| September/October 1977

  • Sam Osbourne braves the flood waters
    Several people watch as Sam Osbourne braves the flood waters to return to his home and blacksmith shop on Swift Run. This is the same view as on page 3 of July-August 1977 I.M.A. about a year after the ford was replaced with a concrete culvert.
  • Engines covered with water
    Engines normally parked high and dry are partly covered with water as Swift Run overflows its banks at Sam Osbourne's, near New Oxford, Pennsylvania in the fall of 1976. Fortunately, damage was slight. The water rose about 6 inches higher than shown in th

  • Sam Osbourne braves the flood waters
  • Engines covered with water

311 Westuiew Avenue, Bristol, Pa. 19007

I thought I would send this little story in as a sequel to the story 'Steam Doings on Swift Run,' which was published in the July-August issue of Iron Men Album for 1977. Shortly after those photos were taken the ford which led across Swift Run was replaced by a 'highway improvement' consisting of a large concrete culvert, which changed the formerly peaceful scene. As a result, in September 1976, following a heavy rain which began on a Friday night and continued through the night, Swift Run decided to become deep run. I arrived at Sam Osbourne's Friday night and spent the night, and by daylight Saturday morning it was apparent that a flood was imminent. Mr. Osbourne left about 8:00 A.M., and about 8:30 I decided to go to New Oxford, about two miles away, to buy some camera film and get some pictures.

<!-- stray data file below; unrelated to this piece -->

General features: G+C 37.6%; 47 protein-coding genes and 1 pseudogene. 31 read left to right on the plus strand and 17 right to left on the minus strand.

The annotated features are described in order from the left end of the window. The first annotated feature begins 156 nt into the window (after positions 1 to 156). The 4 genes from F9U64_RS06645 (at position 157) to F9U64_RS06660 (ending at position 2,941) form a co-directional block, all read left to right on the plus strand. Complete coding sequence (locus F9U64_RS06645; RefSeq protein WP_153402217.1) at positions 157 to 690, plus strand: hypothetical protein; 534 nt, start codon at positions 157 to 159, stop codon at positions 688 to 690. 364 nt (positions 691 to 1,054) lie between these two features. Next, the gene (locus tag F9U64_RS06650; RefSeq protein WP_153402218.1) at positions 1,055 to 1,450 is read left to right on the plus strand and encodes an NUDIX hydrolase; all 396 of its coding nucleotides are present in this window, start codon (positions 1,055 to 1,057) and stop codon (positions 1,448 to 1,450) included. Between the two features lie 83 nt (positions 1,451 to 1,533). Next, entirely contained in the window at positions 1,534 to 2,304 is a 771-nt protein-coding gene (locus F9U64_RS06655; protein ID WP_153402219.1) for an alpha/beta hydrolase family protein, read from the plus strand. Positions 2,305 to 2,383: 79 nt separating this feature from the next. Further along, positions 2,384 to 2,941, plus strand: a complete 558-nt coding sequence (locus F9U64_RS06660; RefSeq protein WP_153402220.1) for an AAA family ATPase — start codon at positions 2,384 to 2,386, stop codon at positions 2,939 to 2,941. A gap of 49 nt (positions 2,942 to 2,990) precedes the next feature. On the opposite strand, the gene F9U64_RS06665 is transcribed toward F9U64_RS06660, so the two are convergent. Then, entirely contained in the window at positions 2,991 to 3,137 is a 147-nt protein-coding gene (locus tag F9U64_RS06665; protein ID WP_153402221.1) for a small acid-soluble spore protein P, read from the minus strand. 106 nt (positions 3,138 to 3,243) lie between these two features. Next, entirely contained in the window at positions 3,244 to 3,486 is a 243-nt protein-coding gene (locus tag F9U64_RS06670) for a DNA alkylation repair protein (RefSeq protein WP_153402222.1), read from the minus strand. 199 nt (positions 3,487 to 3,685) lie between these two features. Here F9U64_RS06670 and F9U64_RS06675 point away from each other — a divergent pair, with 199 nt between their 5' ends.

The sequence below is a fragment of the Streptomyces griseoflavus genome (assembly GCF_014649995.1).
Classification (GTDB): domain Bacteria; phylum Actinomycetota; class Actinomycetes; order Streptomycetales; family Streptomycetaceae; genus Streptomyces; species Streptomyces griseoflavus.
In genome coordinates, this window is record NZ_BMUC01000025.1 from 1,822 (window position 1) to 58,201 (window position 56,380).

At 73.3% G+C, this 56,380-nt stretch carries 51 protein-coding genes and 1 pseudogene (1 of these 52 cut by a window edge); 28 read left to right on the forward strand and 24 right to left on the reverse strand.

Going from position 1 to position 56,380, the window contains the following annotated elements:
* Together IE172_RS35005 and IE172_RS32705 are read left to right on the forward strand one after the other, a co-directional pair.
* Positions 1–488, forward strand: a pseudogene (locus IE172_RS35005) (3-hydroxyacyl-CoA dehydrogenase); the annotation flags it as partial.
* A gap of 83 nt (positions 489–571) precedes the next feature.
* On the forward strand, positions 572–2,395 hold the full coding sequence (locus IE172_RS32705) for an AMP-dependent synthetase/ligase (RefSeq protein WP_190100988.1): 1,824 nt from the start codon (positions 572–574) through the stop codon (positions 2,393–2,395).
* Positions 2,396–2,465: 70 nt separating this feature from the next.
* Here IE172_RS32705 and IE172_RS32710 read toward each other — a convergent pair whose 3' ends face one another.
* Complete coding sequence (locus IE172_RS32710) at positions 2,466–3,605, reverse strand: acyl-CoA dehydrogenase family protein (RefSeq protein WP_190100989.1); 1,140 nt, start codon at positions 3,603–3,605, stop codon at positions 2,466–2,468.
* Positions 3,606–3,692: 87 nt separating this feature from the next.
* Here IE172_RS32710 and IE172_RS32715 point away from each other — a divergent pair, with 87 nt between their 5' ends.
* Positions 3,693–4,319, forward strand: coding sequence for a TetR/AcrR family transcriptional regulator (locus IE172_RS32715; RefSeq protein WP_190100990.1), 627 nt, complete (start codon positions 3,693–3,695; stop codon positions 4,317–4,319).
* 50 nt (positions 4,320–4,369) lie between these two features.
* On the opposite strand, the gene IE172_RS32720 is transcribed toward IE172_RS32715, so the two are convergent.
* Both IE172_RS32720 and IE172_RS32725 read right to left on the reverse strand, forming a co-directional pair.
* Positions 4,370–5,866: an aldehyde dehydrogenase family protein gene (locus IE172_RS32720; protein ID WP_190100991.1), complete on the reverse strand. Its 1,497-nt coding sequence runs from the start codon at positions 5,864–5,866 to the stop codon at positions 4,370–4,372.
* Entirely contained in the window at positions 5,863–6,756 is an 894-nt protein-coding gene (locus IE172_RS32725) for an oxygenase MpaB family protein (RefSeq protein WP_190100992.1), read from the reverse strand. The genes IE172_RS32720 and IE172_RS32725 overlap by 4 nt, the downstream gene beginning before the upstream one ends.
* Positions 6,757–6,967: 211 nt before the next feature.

By the time I returned it was becoming dangerous to cross the culvert due to water over the road and floating debris. However, I made it back into his place, but I was the last one to do so, as the road was soon closed by high water, both in front of and behind me, by 9:00. The water continued to rise rapidly until about 10:00, then began to fall. By the time Mr. Osbourne returned about 11:30, the water had gone down enough that I risked the road and made it to the far side, thus being the last one in and the first one out.

He and I and some neighbors waited a few minutes on the far side, and then he carefully made his way back to his house. Of course, his house was untouched as it is located on high ground, but some slight damage was done by floating logs, barrels, and other debris to a couple engines parked along the creek. However, his well-equipped old time blacksmith shop was another story. With about 3-4 feet of water inside, many tools, much of his equipment and many relics were a mess. Luckily, thanks to some fast cleaning, the loss was small, and soon the peaceful area was peaceful again.


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